on January 11, 2005
After using this for a few weeks, I believe that I've finally found the perfect remote. It has nice keys and a quality feel about it, with a good layout. The keys aren't too close together. Learning capability is available for all the keys. It supports macros for the on and off buttons, which allows you to shut off everything by pushing a button. All of the controls at the top can be macro'd also, so it makes switching between controls very easy. I owned the MX-500 before this and found it too much of a pain to use the menus... I like hard buttons that I can 'teach' at will and support for just enough macros to switch between devices. You can also punch through all of the different devices so that, for example, your tuner up/down volume buttons work everywhere. Occasionally when you hit a macro button it doesn't do all the commands that you tell it to, but it's a very minor annoyance to just press the button again. Also, while the initial setup took about 10 minutes, it took several hours of messing around to get everything set up just the way I wanted it. But that has been the case w/just about every remote I've ever owned. I love this unit.
on September 20, 2005
The remote works very well. Good size.
One (hard) button push for the component you want to operate.
Wireless base station picks up the command real fast and changes my DVD,VCR, SAT, and Tivo. I bought 5 for my house and a base station. I am very happy with it.
I had previously purchased more expensive remotes but returned them - I prefer this one.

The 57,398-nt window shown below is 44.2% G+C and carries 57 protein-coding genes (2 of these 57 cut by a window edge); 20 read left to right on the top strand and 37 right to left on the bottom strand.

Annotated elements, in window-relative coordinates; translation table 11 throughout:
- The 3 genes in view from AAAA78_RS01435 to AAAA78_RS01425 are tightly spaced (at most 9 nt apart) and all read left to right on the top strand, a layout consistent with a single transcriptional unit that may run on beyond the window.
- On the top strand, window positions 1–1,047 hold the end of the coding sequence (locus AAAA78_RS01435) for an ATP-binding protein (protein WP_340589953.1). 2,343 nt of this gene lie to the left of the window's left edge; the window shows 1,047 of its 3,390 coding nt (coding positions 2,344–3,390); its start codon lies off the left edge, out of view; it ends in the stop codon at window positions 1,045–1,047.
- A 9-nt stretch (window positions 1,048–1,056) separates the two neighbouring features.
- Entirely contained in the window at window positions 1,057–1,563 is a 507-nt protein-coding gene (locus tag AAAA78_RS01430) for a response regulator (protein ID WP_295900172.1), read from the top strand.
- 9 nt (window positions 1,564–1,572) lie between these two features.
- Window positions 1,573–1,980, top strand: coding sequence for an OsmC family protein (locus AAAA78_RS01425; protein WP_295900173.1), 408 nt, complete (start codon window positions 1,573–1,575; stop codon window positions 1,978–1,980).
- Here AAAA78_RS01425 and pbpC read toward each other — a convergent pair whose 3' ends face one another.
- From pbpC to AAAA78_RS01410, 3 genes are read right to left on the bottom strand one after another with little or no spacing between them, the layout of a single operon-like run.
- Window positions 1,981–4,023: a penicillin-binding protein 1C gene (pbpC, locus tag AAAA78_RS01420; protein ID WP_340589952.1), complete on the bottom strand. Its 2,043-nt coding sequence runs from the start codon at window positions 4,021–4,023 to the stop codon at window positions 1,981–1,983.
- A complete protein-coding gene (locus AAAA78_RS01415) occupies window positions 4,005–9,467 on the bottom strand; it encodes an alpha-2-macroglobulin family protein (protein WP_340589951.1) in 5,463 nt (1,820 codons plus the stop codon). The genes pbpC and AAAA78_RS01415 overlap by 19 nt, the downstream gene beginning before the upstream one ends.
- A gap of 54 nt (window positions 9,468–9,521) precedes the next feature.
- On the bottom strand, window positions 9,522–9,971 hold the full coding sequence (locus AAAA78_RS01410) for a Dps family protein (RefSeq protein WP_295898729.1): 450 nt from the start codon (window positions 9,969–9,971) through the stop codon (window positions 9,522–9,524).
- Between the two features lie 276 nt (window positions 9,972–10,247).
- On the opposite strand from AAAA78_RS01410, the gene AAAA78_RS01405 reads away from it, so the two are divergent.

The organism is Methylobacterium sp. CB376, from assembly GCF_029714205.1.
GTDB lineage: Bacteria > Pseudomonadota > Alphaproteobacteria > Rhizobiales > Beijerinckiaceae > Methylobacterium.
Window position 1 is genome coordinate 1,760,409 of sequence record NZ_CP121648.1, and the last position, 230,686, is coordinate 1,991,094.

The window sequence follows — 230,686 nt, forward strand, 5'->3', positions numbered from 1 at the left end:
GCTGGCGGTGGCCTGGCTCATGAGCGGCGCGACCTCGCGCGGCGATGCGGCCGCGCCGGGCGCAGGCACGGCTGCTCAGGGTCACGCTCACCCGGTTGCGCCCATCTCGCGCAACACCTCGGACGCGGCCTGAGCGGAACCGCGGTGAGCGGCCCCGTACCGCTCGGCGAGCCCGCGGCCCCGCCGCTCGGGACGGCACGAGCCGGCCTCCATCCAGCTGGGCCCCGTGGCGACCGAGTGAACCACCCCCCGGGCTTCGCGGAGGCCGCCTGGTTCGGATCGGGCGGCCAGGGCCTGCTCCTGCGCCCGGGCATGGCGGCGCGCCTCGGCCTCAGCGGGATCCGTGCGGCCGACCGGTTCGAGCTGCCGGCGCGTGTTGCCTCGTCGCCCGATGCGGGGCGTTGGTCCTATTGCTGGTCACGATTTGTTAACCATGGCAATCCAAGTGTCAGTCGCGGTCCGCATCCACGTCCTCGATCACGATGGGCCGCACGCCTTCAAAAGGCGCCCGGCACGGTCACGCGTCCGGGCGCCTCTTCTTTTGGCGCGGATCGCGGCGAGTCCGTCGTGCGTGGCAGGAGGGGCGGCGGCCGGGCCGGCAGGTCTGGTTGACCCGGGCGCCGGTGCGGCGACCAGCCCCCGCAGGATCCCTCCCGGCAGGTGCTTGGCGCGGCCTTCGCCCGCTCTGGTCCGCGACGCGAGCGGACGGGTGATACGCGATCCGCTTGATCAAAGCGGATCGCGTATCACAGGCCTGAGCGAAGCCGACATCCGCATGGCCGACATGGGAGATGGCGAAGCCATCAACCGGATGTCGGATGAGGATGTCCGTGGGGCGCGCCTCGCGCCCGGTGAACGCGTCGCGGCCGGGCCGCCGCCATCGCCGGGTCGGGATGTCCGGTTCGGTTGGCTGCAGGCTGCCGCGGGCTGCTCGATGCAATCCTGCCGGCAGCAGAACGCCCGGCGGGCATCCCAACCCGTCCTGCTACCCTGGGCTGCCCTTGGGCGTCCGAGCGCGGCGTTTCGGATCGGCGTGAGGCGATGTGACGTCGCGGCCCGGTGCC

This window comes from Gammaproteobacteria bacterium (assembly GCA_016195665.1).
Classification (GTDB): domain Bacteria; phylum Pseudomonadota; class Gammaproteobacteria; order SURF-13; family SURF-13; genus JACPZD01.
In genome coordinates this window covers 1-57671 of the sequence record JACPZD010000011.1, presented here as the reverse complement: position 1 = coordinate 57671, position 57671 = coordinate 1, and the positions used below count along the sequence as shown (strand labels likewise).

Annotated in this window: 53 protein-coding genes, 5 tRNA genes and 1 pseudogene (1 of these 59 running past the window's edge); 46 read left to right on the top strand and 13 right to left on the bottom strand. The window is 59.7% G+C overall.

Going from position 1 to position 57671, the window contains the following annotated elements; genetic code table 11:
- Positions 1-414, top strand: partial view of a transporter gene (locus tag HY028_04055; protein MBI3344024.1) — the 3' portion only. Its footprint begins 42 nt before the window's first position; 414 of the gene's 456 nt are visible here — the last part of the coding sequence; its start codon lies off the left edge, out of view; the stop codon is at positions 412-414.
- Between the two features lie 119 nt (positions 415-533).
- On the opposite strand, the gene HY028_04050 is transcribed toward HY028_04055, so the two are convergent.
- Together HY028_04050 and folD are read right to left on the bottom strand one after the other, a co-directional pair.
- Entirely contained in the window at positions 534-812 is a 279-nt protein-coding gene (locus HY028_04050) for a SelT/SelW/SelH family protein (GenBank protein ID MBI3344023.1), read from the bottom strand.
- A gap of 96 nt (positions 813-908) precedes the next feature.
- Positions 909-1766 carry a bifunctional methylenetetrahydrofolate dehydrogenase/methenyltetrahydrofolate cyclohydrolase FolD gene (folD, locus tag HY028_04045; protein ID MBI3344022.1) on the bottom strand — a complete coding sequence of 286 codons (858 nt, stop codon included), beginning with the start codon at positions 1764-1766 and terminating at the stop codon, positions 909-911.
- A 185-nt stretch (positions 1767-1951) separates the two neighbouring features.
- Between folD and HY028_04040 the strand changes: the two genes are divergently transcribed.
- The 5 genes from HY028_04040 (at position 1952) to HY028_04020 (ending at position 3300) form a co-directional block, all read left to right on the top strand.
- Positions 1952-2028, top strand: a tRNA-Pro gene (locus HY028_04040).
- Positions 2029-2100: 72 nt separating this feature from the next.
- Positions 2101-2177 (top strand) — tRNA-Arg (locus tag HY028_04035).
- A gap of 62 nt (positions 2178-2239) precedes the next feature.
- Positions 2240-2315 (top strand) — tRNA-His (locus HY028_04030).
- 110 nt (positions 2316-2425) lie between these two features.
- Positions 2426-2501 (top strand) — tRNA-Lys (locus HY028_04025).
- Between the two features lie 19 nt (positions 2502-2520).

on February 16, 2006
I bought this remote almost exclusively based on reviews here at Amazon. I only had one doubt when I ordered and that was with the beam power. I was worried about it not being powerful enough for my home theater. My concerns were completely laid to rest when I got the remote and it worked like a charm.
My setup is a BenQ projector-centered system with my components in the back of the room (opposite side from the screen). So the problem with all the individual remotes (besides the fact that they are individual remotes) was only one of them (the Yamaha amp remote) was powerful enough to bounce off the white screen and back to the components. The Comcast cable universal remote was very weak and wouldn't work at all except pointed directly at the box. So we were doing all sorts of crazy poses to point the remote backwards and still try to push the buttons accurately.
Long story short, the beam power on the URC100 is amazing. It not only bounces off the big white screen (painted with Flat Behr Ultra Pure White), but will do so at almost any odd angle. Now we can actually be BEHIND the components (in an adjacent slightly raised room) and still control everything.
I love the fact that there is a separate ON button from the OFF button as well. Any one with a projector knows that you don't want to be cycling those things on and off too quickly. A single power toggle switch makes a dangerous combo.